Even then, I am aware that a class is never a homogeneous group. It is inconceivable to me that all students in a class will be engaged in exactly the same type or level of inquiry at any one time. As Kath Murdoch says in The Power of Inquiry, when the teacher begins to offer more choice through, let's say, a guided approach it is common for a few students to struggle to use their time effectively. One of the main reasons for this, Kath contends, is because the teacher has not sufficiently developed routines, systems and structures to support the student who finds self-direction challenging. In such circumstances, with control being yielded to the students, the teacher has to remain "a vital force in 'holding the space' and keeping students connected to their learning, accountable to expectations and, most of all, inspired" (p. 124). Indeed, Kath recently tweeted that inquiry is always guided in some way.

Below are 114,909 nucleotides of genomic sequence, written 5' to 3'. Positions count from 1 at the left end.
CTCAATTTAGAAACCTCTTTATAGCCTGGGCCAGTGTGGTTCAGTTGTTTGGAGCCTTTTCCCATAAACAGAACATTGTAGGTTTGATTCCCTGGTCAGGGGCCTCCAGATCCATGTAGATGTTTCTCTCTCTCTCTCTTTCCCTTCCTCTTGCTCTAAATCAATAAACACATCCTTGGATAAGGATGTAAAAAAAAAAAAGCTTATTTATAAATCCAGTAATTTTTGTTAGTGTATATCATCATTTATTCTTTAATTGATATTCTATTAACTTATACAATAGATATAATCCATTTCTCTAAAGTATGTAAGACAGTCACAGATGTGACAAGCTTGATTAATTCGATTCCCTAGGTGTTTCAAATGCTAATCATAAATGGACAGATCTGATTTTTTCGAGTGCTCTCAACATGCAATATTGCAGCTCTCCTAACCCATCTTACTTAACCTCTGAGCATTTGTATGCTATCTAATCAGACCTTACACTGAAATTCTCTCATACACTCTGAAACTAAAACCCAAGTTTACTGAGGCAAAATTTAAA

Structure, then, is one means by which teachers reach their aim of open inquiry. Structured inquiry is far from a contradiction in terms. As Dewey says, inquiry might necessitate more structure and guidance than occurs in the traditional classroom. If we see classroom inquiry as a form of free self-expression, we face the danger of educational chaos with its concomitant student disengagement and low levels of learning.
  

Andrew Blair
July 2019

 
Cremin, L. A. (1964). The Transformation of the School: Progressivism in American Education, 1876-1957. New York: Vintage Books.
Dewey, J. (2015). Experience and Education. New York: Free Press (first published 1938).
Mackenzie, T. (2016). Dive into Inquiry: Amplify Learning and Empower Student Voice. Irvine, California: EdTechTeam Press.
Murdoch, K. (2015). The Power of Inquiry. Northcote: Seastar Education.